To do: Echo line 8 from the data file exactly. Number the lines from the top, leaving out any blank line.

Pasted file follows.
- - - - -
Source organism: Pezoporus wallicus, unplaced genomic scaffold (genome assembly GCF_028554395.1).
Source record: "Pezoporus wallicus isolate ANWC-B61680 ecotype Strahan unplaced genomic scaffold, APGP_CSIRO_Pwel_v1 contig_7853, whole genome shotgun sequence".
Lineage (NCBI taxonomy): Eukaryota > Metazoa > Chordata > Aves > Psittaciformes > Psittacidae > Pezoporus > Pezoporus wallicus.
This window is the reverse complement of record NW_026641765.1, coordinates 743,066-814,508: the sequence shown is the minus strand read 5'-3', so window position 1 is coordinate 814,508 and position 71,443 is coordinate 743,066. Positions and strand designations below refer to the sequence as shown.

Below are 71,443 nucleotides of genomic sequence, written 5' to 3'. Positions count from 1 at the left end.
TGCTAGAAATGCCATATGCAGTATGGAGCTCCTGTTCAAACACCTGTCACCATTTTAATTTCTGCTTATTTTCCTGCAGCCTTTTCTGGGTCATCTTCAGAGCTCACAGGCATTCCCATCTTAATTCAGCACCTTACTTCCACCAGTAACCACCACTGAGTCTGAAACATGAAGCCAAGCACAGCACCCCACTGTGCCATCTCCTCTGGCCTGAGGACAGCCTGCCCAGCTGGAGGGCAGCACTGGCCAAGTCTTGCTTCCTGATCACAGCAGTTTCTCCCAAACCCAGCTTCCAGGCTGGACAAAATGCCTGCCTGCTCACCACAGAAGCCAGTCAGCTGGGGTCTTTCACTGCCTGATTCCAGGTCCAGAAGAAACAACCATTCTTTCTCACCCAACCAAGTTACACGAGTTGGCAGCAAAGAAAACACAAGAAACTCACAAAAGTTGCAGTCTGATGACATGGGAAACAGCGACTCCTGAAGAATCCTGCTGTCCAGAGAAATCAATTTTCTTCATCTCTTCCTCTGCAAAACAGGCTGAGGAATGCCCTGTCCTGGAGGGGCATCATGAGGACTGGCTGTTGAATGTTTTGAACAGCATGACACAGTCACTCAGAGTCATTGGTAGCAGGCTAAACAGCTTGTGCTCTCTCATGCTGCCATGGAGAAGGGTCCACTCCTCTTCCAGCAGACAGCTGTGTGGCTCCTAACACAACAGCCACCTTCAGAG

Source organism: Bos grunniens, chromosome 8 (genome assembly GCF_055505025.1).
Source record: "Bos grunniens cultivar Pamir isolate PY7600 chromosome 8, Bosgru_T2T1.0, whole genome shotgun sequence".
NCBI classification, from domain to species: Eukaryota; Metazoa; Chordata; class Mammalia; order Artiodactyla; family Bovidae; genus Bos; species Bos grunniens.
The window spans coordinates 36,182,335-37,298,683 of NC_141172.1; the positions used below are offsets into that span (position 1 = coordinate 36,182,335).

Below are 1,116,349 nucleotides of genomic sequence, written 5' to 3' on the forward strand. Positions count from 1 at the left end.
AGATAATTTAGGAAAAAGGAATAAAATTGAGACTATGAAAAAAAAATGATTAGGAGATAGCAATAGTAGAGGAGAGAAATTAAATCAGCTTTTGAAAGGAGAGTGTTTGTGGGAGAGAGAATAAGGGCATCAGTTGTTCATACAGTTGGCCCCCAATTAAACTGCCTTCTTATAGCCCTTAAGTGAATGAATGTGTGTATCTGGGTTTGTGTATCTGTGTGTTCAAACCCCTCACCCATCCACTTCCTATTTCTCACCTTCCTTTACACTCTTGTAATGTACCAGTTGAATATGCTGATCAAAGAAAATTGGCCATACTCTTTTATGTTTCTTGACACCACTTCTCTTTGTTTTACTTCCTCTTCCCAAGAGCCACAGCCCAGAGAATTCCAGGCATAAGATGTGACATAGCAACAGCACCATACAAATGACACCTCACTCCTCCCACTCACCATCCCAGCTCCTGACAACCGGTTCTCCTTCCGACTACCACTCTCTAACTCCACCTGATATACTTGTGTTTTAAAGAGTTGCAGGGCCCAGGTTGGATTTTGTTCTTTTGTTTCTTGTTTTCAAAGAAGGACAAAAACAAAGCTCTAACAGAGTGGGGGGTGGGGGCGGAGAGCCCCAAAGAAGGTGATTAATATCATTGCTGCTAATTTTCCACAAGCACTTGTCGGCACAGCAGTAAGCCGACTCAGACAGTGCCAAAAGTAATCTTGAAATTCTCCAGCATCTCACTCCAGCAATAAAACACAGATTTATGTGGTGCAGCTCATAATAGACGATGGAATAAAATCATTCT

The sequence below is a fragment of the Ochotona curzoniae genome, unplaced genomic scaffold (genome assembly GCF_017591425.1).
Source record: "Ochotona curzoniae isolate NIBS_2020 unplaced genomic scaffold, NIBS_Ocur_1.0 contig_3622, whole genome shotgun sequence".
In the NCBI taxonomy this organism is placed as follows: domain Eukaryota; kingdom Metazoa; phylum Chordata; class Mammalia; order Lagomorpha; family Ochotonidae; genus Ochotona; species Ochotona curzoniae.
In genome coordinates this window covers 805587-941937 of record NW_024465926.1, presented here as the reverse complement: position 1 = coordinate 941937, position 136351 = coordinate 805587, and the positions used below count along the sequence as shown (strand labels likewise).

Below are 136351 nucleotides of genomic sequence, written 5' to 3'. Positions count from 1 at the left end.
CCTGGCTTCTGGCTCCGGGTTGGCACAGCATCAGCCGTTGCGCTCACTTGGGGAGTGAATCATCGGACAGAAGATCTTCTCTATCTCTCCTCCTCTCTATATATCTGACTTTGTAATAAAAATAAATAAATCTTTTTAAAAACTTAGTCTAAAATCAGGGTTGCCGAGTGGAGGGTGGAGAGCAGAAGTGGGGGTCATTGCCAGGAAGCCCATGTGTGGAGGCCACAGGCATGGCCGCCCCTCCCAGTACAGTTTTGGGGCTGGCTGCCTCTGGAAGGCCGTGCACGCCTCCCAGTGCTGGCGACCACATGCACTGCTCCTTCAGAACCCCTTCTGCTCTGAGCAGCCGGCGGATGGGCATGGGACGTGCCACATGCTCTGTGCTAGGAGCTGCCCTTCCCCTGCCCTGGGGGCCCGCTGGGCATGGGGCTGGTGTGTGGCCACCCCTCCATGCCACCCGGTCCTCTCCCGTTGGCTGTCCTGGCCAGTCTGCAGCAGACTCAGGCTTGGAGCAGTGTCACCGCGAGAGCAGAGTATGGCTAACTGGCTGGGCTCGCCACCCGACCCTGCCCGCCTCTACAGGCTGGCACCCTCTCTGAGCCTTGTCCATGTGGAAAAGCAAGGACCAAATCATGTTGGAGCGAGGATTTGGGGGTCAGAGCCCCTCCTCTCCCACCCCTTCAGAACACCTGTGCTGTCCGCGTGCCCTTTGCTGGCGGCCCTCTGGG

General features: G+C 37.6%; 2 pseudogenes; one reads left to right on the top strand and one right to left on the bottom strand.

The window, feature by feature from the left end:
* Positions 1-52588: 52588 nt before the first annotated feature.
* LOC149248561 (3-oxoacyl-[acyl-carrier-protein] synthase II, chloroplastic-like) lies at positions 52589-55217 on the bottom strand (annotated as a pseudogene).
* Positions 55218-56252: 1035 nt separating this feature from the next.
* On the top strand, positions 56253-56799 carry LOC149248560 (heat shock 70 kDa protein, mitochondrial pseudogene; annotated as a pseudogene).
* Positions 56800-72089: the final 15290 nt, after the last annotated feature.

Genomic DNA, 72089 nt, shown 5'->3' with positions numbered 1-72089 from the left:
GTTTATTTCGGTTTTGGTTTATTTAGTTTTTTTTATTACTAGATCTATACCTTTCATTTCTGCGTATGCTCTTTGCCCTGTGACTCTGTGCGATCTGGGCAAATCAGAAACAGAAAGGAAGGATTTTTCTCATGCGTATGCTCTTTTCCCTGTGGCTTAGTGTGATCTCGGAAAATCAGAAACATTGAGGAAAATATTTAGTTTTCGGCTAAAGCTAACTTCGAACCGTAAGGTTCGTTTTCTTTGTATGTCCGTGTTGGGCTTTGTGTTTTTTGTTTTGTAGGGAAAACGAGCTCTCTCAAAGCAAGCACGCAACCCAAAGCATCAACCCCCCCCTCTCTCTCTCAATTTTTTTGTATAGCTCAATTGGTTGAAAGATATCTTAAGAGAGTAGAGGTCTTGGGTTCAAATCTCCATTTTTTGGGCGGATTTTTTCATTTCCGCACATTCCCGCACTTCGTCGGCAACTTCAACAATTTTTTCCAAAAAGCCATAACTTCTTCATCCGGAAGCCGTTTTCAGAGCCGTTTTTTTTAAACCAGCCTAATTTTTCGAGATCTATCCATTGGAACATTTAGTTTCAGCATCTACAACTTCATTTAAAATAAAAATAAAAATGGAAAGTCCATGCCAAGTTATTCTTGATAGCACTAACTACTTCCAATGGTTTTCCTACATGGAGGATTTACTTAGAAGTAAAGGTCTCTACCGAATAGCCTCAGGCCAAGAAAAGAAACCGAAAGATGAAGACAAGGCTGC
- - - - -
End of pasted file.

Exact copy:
Source record: "Bos grunniens cultivar Pamir isolate PY7600 chromosome 8, Bosgru_T2T1.0, whole genome shotgun sequence".